Carter lived next to the Washington’s and the Lee’s on the Northern Neck of Virginia, he was friend and peer to Jefferson, George Mason, Patrick Henry, and other members of the Revolutionary elite.

No monuments honor him, nor the Deed of Gift. No published map exists that can direct you to the patchwork ruins of his house and plantation; no stone wall tells exactly where his body lies. Sweep through the great bestselling histories of the Revolution and the founders, and you will rarely find even a footnote mentioning Robert Carter.

Eugene D. Genovese, in his classic “Roll, Jordan, Roll,” refers to Carter three times, once as an example of a slaveholder who consulted his slaves on the performance of their overseers, once as an example of a slaveholder who allowed his slaves to practice medicine, and once as a slaveholder who believed that slavery was unprofitable.

In the summer of 1791 . . . as Robert Carter composed the Deed of Gift, the private emancipation of slaves in the State of Virginia had been lawful for almost a decade. Such emancipations were difficult financial propositions, but certainly feasible: before Robert Carter freed his slaves, small slaveholders across Virginia had liberated almost ten thousand of their black servants, and entire States with significant slave populations, such as New Jersey, were learning how to finance emancipations on a public scale.

Similarly, like many slaveholders before him, Carter provided financial support and sponsorship that eased the transition to freedom, provided for disabled and indigent freed slaves, and laid the groundwork for an interracial republic, challenging in numerous small instances the notion that young America would fall apart if blacks and whites were free at the same time.”

(The First Emancipator: Slavery, Religion and the Quiet Revolution of Robert Carter, Andrew Levy, Random House, 2005. Excerpts pp. xi-xviii)

A Northern General’s View of Negro Suffrage

As the Republican party completed its thorough bludgeoning of the South in early 1865, the realization of postwar politics and establishing Republican hegemony over the country for a long period became a primary consideration. With the South eventually returning to national politics, the question of Negro suffrage and ensuring they would always vote Republican became paramount. But there were also those in the Republican party who favored separation of the races, like Major-General Jacob D. Cox, who led a division under Sherman at Atlanta, and under Schofield at Fort Fisher – the latter where he observed Northern white and black troops interacting.

Bernhard Thuersam, www.Circa1865.org

 

A Northern General’s View of Negro Suffrage

“Jacob D. Cox entered the Reconstruction debate in his role as the Republican candidate for the governor of Ohio. On the surface, the question of federal policy toward the freedmen was of little relevance to the Ohio gubernatorial campaign, since that office had no jurisdiction over the question.

However, in 1865 no politician, at whatever level he operated, could ignore Reconstruction. Federal officeholders would use the State campaigns of 1865 to gauge public opinion on this issue. Moreover, the Ohio Unionist party reflected the divisions of the national party over the question of Negro suffrage; antislavery men from the Western Reserve advocated it, southern Ohio Unionists opposed it, and the majority of the party’s 1865 convention delegates wished to take no immediate position.

Although the party platform ignored the question, many members, especially the anti-slavery Republicans, insisted that Cox define his position concerning the status of the freedmen.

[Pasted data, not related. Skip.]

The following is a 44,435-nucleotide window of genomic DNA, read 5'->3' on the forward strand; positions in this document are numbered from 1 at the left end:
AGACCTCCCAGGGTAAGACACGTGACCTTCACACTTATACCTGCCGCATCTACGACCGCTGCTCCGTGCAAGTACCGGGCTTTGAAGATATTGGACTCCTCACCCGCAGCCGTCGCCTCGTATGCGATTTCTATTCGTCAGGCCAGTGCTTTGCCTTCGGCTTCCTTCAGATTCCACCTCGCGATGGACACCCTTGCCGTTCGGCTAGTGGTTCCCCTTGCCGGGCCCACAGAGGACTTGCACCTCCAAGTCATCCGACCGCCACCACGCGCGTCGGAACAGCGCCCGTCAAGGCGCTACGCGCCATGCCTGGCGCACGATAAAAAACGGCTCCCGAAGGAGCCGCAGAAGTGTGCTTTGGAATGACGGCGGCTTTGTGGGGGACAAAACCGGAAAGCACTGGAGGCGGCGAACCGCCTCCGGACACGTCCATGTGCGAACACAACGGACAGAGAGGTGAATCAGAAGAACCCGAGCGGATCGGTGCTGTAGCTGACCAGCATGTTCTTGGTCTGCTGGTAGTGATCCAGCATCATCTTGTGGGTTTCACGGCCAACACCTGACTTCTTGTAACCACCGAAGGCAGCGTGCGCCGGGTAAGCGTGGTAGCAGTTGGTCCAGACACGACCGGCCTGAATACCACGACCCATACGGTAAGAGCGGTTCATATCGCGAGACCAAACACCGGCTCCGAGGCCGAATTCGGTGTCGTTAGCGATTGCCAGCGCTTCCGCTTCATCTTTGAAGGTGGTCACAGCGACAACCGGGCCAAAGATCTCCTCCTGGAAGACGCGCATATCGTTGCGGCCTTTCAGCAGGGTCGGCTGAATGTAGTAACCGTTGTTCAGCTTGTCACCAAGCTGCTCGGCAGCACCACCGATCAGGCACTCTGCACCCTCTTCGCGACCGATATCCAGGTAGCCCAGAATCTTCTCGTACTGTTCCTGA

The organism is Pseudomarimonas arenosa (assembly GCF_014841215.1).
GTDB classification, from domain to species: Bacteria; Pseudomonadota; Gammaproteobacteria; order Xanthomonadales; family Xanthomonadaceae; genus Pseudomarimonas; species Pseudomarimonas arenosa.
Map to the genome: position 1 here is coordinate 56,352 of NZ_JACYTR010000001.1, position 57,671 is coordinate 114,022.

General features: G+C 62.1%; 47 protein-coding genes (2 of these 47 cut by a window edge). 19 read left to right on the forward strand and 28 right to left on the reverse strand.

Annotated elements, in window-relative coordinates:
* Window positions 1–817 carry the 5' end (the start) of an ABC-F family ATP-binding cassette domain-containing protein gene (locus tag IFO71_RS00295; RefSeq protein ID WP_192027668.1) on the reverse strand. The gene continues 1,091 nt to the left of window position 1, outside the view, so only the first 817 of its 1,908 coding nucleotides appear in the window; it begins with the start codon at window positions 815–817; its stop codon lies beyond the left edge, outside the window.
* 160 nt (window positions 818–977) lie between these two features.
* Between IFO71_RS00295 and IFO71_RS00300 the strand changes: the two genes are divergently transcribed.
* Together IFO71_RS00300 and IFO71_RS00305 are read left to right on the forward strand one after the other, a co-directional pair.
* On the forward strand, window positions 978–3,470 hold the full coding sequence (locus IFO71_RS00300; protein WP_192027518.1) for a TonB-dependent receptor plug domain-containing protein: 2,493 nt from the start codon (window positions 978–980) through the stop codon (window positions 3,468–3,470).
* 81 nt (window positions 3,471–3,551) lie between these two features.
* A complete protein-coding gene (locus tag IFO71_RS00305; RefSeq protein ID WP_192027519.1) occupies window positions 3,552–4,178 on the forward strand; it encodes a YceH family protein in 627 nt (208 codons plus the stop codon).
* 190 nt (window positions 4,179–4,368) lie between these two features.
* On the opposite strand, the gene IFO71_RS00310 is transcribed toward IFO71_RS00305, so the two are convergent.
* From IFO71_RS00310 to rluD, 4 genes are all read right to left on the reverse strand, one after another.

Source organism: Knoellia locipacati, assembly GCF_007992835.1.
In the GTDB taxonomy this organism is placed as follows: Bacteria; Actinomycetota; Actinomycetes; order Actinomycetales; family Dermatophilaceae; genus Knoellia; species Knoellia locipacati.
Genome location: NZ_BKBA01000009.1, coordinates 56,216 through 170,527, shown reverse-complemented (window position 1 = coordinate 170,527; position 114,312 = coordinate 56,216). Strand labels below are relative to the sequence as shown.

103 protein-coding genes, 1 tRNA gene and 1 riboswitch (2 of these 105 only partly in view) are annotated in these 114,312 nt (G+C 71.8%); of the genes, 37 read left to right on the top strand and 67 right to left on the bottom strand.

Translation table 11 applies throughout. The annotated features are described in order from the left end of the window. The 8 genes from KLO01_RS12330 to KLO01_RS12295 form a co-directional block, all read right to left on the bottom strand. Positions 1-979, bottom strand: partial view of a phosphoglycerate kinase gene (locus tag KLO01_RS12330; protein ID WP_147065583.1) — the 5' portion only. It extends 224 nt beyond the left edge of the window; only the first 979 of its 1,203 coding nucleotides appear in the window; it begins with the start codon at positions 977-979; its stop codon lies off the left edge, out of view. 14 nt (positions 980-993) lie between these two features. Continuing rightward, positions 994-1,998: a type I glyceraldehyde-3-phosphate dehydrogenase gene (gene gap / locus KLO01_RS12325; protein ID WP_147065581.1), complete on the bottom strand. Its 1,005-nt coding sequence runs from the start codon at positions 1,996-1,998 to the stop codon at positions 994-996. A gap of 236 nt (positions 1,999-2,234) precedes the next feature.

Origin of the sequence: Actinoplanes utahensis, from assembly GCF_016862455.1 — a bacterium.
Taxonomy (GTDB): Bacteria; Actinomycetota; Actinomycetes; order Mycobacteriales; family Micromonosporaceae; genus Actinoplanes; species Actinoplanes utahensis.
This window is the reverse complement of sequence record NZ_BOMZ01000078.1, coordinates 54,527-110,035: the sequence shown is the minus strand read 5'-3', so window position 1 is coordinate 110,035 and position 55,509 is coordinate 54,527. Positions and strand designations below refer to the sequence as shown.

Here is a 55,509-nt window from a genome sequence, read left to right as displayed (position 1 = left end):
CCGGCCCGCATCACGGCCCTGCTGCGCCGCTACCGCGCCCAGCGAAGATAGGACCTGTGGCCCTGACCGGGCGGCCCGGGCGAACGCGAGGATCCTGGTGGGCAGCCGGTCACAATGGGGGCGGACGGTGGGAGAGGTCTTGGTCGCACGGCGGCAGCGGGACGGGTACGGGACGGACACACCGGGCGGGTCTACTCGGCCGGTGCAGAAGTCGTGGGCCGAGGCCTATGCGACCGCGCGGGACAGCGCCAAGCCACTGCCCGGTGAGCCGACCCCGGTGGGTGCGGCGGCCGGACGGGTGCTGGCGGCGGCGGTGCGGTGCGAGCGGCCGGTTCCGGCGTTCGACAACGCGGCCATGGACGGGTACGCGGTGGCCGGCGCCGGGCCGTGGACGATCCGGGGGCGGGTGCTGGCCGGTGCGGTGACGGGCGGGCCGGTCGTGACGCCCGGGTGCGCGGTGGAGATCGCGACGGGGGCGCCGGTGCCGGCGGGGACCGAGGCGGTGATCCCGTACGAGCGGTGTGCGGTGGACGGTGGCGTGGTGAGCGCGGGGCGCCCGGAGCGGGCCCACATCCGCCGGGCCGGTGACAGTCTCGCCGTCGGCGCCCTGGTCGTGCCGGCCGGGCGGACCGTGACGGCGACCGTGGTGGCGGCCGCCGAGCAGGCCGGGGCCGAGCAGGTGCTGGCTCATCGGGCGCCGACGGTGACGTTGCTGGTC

Cox announced his plan reluctantly . . . [and] Disagreeing with the call for immediate Negro suffrage coming from Western Reserve Republicans, the candidate claimed that declarations by State parties and nominees would be premature and would make more difficult President [Andrew] Johnson’s task.

Decisive pressure came, however, from the seat of Ohio antislavery sentiment and Cox’s alma mater, Oberlin College. [Cox’s reply was the eight-page] Oberlin Letter — an antislavery call for the separation of blacks and whites. Knowing that his more radical friends would accuse him of racism, Cox began by asserting his commitment to certain principles held by antislavery men.

“The public faith is pledged to every person of color in the rebel states, to secure to them and to their posterity forever, a complete and veritable freedom. The system of slavery must be abolished and prohibited by paramount and irreversible law. Throughout the rebel states there must be, in the words of Webster “impressed upon the soil itself an inability to bear up any but free men.” The systems of the states must be truly republican.”

To Cox, however, “the effect of the war has not been simply to “embitter” their [the two races] relations, but to develop a rooted antagonism which makes their permanent fusion into one political community an absolute impossibility.” The granting of equal political rights to freedmen would only hasten the onset of a race war.

This would occur, Cox argued, because the unique historical position of black Americans, coupled with their distinct physical appearance, made amalgamation impossible. Southern whites, unwilling to operate on a basis of equality with blacks, would combine to keep them powerless, either by law . . . or through violence. Recognizing the incongruity between the democratic promise of America and his restricted position, the black man would resist. In the ensuing contest, he could not win.

Cox’s contact with white Northern soldiers convinced him that white troops would side with white Southerners and the Northern population would acquiesce in the eventual extinction of the colored minority. America’s republican institutions had met in Southern racial antagonism an insurmountable obstacle.

Claiming a commitment to the freedom and prosperity of the freedmen, but believing racial divisions incurable, Cox advocated separation.”